5. Is Deceased: This means they can wack the inventor and steal his invention? What about his estate I think this is where inventor conciever security comes in that should read if the inventor died under suspicious circumstances none of the other inventors or anyone can profit from the invention

  6. So basicaly all there doing with all this is making it legal to corruptly hide the alleged conciever from the application for non prosecution purposes legalizing espionage and creating alleged signoffs or signoffs under legalized duress of inventors ownership rights with no limitations of what they can allege.

  7. The post seems to indicate that a PCT application entering the US national stage will require the “new” declaration if the international filing date is September 16, 2012 or later. My understanding is that the “new” declaration will be required for PCT applications entering the US after September 16, 2012. Is anyone in a position to confirm? Also, although the post does not discuss in detail the ability to file Declarations up to the Notice of Allowance, that will not be advisable for PCT applications due to loss of patent term and possible delays in issuing the first Office Action.

  8. Thank You, I really did not know this history about Dr. Tafas. But what he has to say about the big companies rigging the patent system for their benefit is quite true. Take a look at the thread on NPEs, just for a current example. The big companies are banging the war drums incessantly trying to defang US patents primarily because the only people who really rely on them (other than drug and chemical companies) are the small fry who may or may not make it, and if they do not make it, have nothing left but patents to justify investors’ investment. But who are these small fry? They are potential market replacements for their products:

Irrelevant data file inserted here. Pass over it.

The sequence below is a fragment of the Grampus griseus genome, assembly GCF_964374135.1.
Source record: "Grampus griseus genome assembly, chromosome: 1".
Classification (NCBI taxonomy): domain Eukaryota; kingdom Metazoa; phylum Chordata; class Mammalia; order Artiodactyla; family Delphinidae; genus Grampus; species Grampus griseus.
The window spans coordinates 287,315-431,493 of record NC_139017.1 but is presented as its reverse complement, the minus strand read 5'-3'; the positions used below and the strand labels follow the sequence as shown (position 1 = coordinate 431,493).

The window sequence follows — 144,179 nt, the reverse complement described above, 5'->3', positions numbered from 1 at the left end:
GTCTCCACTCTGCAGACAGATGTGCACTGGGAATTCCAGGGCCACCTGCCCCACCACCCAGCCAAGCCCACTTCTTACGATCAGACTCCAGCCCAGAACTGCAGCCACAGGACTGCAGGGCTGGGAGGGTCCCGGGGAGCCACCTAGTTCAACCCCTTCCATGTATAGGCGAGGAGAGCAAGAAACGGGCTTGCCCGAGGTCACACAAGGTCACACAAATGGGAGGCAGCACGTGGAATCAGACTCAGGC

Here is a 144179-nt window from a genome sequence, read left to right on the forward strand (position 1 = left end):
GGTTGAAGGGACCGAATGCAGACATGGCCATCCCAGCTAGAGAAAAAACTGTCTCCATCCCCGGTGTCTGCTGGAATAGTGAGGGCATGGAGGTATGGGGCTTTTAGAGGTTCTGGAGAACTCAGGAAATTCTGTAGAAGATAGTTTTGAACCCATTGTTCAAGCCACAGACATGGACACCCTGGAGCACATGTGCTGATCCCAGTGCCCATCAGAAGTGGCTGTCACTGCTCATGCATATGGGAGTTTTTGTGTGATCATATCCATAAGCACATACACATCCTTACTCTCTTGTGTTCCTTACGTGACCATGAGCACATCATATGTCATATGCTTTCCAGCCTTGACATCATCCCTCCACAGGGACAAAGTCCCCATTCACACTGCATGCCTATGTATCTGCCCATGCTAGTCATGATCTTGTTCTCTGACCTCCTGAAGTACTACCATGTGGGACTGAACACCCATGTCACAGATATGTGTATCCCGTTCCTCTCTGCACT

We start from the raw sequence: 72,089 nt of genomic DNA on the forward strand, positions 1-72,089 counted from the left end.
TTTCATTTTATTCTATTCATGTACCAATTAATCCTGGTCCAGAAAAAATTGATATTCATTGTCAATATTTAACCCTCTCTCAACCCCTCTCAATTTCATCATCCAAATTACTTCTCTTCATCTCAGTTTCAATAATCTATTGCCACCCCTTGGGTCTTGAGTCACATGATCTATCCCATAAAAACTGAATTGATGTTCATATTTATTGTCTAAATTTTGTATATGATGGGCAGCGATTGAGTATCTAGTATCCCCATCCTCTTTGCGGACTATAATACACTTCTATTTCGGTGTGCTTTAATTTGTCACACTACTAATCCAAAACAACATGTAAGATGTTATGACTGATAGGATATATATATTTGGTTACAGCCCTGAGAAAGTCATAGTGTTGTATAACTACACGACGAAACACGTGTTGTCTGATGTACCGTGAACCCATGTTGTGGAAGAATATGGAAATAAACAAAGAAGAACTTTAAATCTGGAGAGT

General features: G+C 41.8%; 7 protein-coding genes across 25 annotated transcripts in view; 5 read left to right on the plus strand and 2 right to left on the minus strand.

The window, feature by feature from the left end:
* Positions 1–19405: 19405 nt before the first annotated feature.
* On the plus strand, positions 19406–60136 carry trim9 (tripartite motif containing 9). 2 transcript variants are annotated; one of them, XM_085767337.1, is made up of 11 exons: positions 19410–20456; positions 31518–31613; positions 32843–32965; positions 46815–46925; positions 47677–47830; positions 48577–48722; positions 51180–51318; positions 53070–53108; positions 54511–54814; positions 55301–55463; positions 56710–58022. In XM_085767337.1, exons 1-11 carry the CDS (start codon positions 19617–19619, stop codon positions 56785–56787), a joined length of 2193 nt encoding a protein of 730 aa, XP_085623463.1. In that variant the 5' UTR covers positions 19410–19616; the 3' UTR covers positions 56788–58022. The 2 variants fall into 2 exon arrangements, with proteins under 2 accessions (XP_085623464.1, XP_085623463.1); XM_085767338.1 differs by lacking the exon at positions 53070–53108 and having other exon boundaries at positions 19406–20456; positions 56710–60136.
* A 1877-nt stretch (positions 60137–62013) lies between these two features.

Once upon a time, mainframes were de rigueur. Then along came Intel who placed computers on a chip and spawned companies like Apple Computer. Where are mainframes today. Nowhere.

    Think phones. Once there were only land lines. Then we got cell phones.

    Think cars. Once there were only railroads. Then we got autos.

    And the beat goes one. The big companies want to prevent competition and replacement technologies. In order to do this, their main enemy is a strong patent system. Ergo, we got eBay and the AIA with its post-grant oppositions and patent invalidity trials in the PTO. Keep the small fry down is the watchword.

  9. It is common to use your own forms (many PTO forms are deficient for one reason or another). In your own form, you could provide space for several inventors. As National Enquirer suggests above, you could also retain the Rule 56 acknowledgment as well (but why declare anything that you need not declare?). You can even modify a PTO form, but you have to remove the form numbers from the upper margin. I don’t see any indication that the longstanding option to use your own forms will be lost.

  10. Is the PTO form required or may we create our own form?